Thursday, May 28, 2015

In Thanks

I forget how the subject arose but Sister criticised someone for not acknowledging something Little Jo did for them. I mentioned that Little Jo has never acknowledged anything I have ever sent her and nor did she write to R's Sister in England to thank her for gifts.

It seemed to have worked and I received this post card after they spent a weekend in Bendigo. I sent her information on concretion, if you remember my post about her 'fossil' find.



While I had the scanner open I copied R's certificate he received during Australia's volunteer week. He enjoys his volunteer work, last week taking on three days, but normally only one day a week and an extra day a month.



21 comments:

  1. Nice of you to remind sister that little Jo never thanks you. she certainly can't be critical of others when she hasn't taught Jo. Nice that you got a postcard with a tram on it, knowing how much you like trams and trains.
    I'm having vague thoughts of volunteer work myself, I expect the time will come when I tire of sitting on my bum 90% of the time.

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    1. River, kids would never write a thank you note of their own accord. It is up to the parents to teach them it is the right thing to do. River, while R is not a great one for socialising with the people there, it does give him something to talk about with other people and a reason to not sit around all day, which he admits he rather likes doing. He always makes an effort to go out each day.

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  2. Because of you, Jo will have learned a skill that will stand her in good stead throughout her life.

    I'd like to volunteer, if I can solve the transportation problem. Time to put on my thinking cap.

    I rather doubt you realise how many lives you touch, and in what ways - most of us don't. Funny, I don't really see you as fallow; is that also rude? ;-)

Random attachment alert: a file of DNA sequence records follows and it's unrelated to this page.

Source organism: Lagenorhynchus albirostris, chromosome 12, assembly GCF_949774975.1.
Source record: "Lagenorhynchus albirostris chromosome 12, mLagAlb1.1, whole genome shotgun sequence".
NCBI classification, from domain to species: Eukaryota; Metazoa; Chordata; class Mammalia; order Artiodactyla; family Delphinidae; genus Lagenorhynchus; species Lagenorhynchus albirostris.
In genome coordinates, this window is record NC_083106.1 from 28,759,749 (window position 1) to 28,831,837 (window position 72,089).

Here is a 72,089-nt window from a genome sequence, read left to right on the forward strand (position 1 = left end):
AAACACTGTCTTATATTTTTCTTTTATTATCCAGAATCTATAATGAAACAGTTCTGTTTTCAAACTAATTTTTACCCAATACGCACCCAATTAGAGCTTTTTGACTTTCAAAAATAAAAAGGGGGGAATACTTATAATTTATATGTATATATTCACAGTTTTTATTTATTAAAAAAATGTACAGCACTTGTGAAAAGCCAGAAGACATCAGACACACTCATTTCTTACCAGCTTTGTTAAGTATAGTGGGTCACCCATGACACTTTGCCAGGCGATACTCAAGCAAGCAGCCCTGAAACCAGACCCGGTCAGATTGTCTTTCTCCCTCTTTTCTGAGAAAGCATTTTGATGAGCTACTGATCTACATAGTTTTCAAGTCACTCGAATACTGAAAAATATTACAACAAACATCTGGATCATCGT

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    1. Jac, slightly reversed, that is his volunteer job, transporting people but with supplied vehicles, not his own. Really, we only keep two cars just for him to get to his volunteer job easily.

      Thanks for the reassurance. I was feeling a little maudlin. If I can have on my grave, he did no harm and maybe a little good, that is not so bad is it.

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  3. Yay for a lesson received, and acted on.
    And yay for R's volunteer work. And a bigger yay for it being appreciated.

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    1. EC, as I am sure you know, they will try to take advantage of volunteers, but he has learnt to say no where appropriate. Sometimes I think he should be paid. His hours at work would not be allowed if he was an employee.

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  4. I hope you will continue with her education and point her towards a blog instead of Farcebook. I see she spells like you do.

    When mother finally goes, I will not volunteer for anything except chair sitting.

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    1. Jah Teh, she is not really allowed the internet at home and so takes full advantage of the internet, or google as she refers to it, when she is here. However, in spite of screens been delayed to her when she was younger, she hungers for them now.

      My spelling? I take great reference to that. I thought her spelling of Bendigo was interesting. Apreshatid was a good attempt by a seven year old, I think. She had sent Mother a post card I noticed today when we there, sent from Porapunka. The correct spelling I have to check myself, Porepunkah. I think that is correct. I am developing old age dicklicksia.